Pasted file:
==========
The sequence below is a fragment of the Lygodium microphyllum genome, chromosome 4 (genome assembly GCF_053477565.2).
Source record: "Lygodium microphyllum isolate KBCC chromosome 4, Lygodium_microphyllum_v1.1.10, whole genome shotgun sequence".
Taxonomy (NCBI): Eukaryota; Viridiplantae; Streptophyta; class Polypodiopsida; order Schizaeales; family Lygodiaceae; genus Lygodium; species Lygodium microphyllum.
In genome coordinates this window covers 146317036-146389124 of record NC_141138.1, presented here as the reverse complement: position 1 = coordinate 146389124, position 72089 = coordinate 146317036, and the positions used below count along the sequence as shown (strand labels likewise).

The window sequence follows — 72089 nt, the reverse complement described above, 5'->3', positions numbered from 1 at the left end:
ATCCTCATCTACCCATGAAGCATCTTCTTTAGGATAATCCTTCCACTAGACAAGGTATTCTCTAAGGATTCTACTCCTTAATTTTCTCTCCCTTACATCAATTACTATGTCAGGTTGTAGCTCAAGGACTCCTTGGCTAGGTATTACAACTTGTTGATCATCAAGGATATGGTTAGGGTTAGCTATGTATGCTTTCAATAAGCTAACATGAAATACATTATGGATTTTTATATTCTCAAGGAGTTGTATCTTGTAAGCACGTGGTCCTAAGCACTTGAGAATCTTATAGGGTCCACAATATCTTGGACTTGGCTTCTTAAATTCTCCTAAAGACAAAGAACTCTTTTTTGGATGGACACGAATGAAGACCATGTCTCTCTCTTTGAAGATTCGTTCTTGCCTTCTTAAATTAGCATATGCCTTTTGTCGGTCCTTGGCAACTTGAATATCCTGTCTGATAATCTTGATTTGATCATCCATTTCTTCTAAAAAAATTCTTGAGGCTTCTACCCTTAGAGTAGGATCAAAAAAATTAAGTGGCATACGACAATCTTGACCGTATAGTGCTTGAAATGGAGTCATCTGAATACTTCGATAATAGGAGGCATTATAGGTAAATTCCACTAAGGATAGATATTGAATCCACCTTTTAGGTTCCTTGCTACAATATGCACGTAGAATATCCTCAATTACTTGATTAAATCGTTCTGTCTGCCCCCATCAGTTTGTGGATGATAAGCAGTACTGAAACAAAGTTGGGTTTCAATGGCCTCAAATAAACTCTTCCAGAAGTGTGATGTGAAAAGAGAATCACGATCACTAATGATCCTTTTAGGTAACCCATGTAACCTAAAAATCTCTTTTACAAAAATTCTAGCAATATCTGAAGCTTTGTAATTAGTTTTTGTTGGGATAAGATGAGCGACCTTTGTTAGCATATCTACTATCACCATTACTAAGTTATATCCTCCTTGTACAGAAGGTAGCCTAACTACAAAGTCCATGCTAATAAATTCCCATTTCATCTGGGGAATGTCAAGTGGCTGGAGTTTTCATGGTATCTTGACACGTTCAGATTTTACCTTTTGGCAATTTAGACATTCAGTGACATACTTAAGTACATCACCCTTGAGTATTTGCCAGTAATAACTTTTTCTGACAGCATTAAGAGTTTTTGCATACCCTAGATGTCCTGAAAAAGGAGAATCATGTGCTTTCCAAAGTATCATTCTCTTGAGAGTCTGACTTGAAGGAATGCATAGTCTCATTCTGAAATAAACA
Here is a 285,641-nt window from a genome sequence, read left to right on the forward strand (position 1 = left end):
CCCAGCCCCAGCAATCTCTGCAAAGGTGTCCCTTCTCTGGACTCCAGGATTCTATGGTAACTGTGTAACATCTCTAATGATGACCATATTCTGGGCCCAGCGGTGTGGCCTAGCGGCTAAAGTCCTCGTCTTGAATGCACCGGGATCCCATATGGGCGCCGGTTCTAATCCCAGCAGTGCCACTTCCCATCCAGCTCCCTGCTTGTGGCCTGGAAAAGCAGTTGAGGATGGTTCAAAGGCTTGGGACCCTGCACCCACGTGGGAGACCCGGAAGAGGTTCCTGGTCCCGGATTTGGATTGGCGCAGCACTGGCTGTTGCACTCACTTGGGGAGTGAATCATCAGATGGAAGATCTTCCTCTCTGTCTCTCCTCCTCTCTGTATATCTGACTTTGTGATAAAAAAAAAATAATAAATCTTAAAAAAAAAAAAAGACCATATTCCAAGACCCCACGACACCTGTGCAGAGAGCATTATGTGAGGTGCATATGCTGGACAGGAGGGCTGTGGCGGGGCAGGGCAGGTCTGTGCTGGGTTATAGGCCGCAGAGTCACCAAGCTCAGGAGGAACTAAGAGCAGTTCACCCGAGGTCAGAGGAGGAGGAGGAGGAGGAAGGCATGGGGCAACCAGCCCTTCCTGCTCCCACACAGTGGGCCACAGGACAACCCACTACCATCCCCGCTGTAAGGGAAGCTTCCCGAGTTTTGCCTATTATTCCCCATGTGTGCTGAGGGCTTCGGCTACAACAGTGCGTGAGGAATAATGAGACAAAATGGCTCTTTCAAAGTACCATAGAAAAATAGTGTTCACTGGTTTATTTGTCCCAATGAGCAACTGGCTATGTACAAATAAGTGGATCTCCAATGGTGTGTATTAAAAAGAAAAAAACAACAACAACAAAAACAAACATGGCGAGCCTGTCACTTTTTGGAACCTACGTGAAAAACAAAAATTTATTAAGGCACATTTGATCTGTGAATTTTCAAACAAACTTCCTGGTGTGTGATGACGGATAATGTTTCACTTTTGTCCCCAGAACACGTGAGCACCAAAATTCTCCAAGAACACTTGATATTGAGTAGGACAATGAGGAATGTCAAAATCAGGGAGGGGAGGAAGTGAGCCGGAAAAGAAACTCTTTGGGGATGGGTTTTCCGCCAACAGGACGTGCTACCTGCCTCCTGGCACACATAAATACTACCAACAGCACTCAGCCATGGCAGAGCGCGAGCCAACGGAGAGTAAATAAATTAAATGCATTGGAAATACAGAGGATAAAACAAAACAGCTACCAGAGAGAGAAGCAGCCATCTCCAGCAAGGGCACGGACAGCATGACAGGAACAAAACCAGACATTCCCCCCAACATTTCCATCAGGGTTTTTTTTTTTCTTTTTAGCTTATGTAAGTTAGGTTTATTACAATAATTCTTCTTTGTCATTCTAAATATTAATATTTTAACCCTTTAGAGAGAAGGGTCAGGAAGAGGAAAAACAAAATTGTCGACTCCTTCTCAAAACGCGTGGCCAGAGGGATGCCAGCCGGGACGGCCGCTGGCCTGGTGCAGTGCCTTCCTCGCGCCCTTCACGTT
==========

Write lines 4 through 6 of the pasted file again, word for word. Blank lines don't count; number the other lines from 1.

In genome coordinates this window covers 146317036-146389124 of record NC_141138.1, presented here as the reverse complement: position 1 = coordinate 146389124, position 72089 = coordinate 146317036, and the positions used below count along the sequence as shown (strand labels likewise).

The window sequence follows — 72089 nt, the reverse complement described above, 5'->3', positions numbered from 1 at the left end:
ATCCTCATCTACCCATGAAGCATCTTCTTTAGGATAATCCTTCCACTAGACAAGGTATTCTCTAAGGATTCTACTCCTTAATTTTCTCTCCCTTACATCAATTACTATGTCAGGTTGTAGCTCAAGGACTCCTTGGCTAGGTATTACAACTTGTTGATCATCAAGGATATGGTTAGGGTTAGCTATGTATGCTTTCAATAAGCTAACATGAAATACATTATGGATTTTTATATTCTCAAGGAGTTGTATCTTGTAAGCACGTGGTCCTAAGCACTTGAGAATCTTATAGGGTCCACAATATCTTGGACTTGGCTTCTTAAATTCTCCTAAAGACAAAGAACTCTTTTTTGGATGGACACGAATGAAGACCATGTCTCTCTCTTTGAAGATTCGTTCTTGCCTTCTTAAATTAGCATATGCCTTTTGTCGGTCCTTGGCAACTTGAATATCCTGTCTGATAATCTTGATTTGATCATCCATTTCTTCTAAAAAAATTCTTGAGGCTTCTACCCTTAGAGTAGGATCAAAAAAATTAAGTGGCATACGACAATCTTGACCGTATAGTGCTTGAAATGGAGTCATCTGAATACTTCGATAATAGGAGGCATTATAGGTAAATTCCACTAAGGATAGATATTGAATCCACCTTTTAGGTTCCTTGCTACAATATGCACGTAGAATATCCTCAATTACTTGATTAAATCGTTCTGTCTGCCCCCATCAGTTTGTGGATGATAAGCAGTACTGAAACAAAGTTGGGTTTCAATGGCCTCAAATAAACTCTTCCAGAAGTGTGATGTGAAAAGAGAATCACGATCACTAATGATCCTTTTAGGTAACCCATGTAACCTAAAAATCTCTTTTACAAAAATTCTAGCAATATCTGAAGCTTTGTAATTAGTTTTTGTTGGGATAAGATGAGCGACCTTTGTTAGCATATCTACTATCACCATTACTAAGTTATATCCTCCTTGTACAGAAGGTAGCCTAACTACAAAGTCCATGCTAATAAATTCCCATTTCATCTGGGGAATGTCAAGTGGCTGGAGTTTTCATGGTATCTTGACACGTTCAGATTTTACCTTTTGGCAATTTAGACATTCAGTGACATACTTAAGTACATCACCCTTGAGTATTTGCCAGTAATAACTTTTTCTGACAGCATTAAGAGTTTTTGCATACCCTAGATGTCCTGAAAAAGGAGAATCATGTGCTTTCCAAAGTATCATTCTCTTGAGAGTCTGACTTGAAGGAATGCATAGTCTCATTCTGAAATAAACA